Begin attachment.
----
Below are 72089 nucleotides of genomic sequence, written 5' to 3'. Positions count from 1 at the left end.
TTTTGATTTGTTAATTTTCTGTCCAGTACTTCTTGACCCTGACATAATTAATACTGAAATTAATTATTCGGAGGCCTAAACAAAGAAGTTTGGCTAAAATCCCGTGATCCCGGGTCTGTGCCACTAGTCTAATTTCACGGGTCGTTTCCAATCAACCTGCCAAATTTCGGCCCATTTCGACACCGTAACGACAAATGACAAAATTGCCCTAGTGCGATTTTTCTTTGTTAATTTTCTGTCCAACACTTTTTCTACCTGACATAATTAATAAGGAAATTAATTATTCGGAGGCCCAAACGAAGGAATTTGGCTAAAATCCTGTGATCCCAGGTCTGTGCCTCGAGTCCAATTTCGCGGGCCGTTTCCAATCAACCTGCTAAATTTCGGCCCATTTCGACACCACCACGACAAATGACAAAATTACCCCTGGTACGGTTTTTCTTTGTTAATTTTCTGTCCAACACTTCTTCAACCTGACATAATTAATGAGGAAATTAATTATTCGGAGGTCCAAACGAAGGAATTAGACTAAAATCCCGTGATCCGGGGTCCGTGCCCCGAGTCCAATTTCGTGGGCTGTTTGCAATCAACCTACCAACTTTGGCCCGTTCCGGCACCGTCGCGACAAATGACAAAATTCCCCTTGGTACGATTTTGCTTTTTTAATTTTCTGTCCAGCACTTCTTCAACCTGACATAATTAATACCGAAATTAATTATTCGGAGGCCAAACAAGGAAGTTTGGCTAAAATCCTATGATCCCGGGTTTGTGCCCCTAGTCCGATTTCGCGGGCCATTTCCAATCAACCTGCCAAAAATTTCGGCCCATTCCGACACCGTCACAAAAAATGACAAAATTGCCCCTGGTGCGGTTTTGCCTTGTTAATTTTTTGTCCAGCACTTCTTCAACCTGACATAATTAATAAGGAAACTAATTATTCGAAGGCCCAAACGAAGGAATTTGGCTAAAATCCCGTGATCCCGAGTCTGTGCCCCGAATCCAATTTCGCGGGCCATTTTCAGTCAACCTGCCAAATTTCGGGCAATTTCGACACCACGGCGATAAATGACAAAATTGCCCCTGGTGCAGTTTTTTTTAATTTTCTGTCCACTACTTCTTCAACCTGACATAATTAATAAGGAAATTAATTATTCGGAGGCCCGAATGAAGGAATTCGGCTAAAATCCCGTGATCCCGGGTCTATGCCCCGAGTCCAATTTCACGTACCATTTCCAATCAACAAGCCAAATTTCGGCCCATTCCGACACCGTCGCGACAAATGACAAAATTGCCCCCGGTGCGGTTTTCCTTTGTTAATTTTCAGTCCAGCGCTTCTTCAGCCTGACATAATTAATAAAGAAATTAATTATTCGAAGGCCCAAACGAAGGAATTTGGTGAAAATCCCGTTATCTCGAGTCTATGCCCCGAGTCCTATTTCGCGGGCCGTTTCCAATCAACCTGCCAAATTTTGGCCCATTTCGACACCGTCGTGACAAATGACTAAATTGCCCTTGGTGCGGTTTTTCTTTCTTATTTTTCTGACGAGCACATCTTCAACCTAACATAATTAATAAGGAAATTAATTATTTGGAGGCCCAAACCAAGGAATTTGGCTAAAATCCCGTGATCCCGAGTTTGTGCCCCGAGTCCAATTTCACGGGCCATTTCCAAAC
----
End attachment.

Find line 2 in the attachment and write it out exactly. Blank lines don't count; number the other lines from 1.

TTTTGATTTGTTAATTTTCTGTCCAGTACTTCTTGACCCTGACATAATTAATACTGAAATTAATTATTCGGAGGCCTAAACAAAGAAGTTTGGCTAAAATCCCGTGATCCCGGGTCTGTGCCACTAGTCTAATTTCACGGGTCGTTTCCAATCAACCTGCCAAATTTCGGCCCATTTCGACACCGTAACGACAAATGACAAAATTGCCCTAGTGCGATTTTTCTTTGTTAATTTTCTGTCCAACACTTTTTCTACCTGACATAATTAATAAGGAAATTAATTATTCGGAGGCCCAAACGAAGGAATTTGGCTAAAATCCTGTGATCCCAGGTCTGTGCCTCGAGTCCAATTTCGCGGGCCGTTTCCAATCAACCTGCTAAATTTCGGCCCATTTCGACACCACCACGACAAATGACAAAATTACCCCTGGTACGGTTTTTCTTTGTTAATTTTCTGTCCAACACTTCTTCAACCTGACATAATTAATGAGGAAATTAATTATTCGGAGGTCCAAACGAAGGAATTAGACTAAAATCCCGTGATCCGGGGTCCGTGCCCCGAGTCCAATTTCGTGGGCTGTTTGCAATCAACCTACCAACTTTGGCCCGTTCCGGCACCGTCGCGACAAATGACAAAATTCCCCTTGGTACGATTTTGCTTTTTTAATTTTCTGTCCAGCACTTCTTCAACCTGACATAATTAATACCGAAATTAATTATTCGGAGGCCAAACAAGGAAGTTTGGCTAAAATCCTATGATCCCGGGTTTGTGCCCCTAGTCCGATTTCGCGGGCCATTTCCAATCAACCTGCCAAAAATTTCGGCCCATTCCGACACCGTCACAAAAAATGACAAAATTGCCCCTGGTGCGGTTTTGCCTTGTTAATTTTTTGTCCAGCACTTCTTCAACCTGACATAATTAATAAGGAAACTAATTATTCGAAGGCCCAAACGAAGGAATTTGGCTAAAATCCCGTGATCCCGAGTCTGTGCCCCGAATCCAATTTCGCGGGCCATTTTCAGTCAACCTGCCAAATTTCGGGCAATTTCGACACCACGGCGATAAATGACAAAATTGCCCCTGGTGCAGTTTTTTTTAATTTTCTGTCCACTACTTCTTCAACCTGACATAATTAATAAGGAAATTAATTATTCGGAGGCCCGAATGAAGGAATTCGGCTAAAATCCCGTGATCCCGGGTCTATGCCCCGAGTCCAATTTCACGTACCATTTCCAATCAACAAGCCAAATTTCGGCCCATTCCGACACCGTCGCGACAAATGACAAAATTGCCCCCGGTGCGGTTTTCCTTTGTTAATTTTCAGTCCAGCGCTTCTTCAGCCTGACATAATTAATAAAGAAATTAATTATTCGAAGGCCCAAACGAAGGAATTTGGTGAAAATCCCGTTATCTCGAGTCTATGCCCCGAGTCCTATTTCGCGGGCCGTTTCCAATCAACCTGCCAAATTTTGGCCCATTTCGACACCGTCGTGACAAATGACTAAATTGCCCTTGGTGCGGTTTTTCTTTCTTATTTTTCTGACGAGCACATCTTCAACCTAACATAATTAATAAGGAAATTAATTATTTGGAGGCCCAAACCAAGGAATTTGGCTAAAATCCCGTGATCCCGAGTTTGTGCCCCGAGTCCAATTTCACGGGCCATTTCCAAAC